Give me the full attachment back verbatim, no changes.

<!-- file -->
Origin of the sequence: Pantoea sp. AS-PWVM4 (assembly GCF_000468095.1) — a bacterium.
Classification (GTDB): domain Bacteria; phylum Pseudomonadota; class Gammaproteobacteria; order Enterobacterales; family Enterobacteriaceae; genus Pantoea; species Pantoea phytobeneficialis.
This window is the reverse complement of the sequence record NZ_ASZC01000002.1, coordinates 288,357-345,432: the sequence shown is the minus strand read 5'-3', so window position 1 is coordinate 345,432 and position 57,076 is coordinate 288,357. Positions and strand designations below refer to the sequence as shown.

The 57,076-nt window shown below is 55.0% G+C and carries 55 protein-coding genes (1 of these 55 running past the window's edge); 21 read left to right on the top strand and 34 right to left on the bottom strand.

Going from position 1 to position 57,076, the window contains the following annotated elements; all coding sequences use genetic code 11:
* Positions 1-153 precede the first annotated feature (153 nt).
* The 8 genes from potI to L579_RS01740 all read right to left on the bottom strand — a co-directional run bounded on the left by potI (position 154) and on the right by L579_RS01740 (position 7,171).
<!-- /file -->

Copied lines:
Origin of the sequence: Pantoea sp. AS-PWVM4 (assembly GCF_000468095.1) — a bacterium.
Classification (GTDB): domain Bacteria; phylum Pseudomonadota; class Gammaproteobacteria; order Enterobacterales; family Enterobacteriaceae; genus Pantoea; species Pantoea phytobeneficialis.
This window is the reverse complement of the sequence record NZ_ASZC01000002.1, coordinates 288,357-345,432: the sequence shown is the minus strand read 5'-3', so window position 1 is coordinate 345,432 and position 57,076 is coordinate 288,357. Positions and strand designations below refer to the sequence as shown.

The 57,076-nt window shown below is 55.0% G+C and carries 55 protein-coding genes (1 of these 55 running past the window's edge); 21 read left to right on the top strand and 34 right to left on the bottom strand.

Going from position 1 to position 57,076, the window contains the following annotated elements; all coding sequences use genetic code 11:
* Positions 1-153 precede the first annotated feature (153 nt).
* The 8 genes from potI to L579_RS01740 all read right to left on the bottom strand — a co-directional run bounded on the left by potI (position 154) and on the right by L579_RS01740 (position 7,171).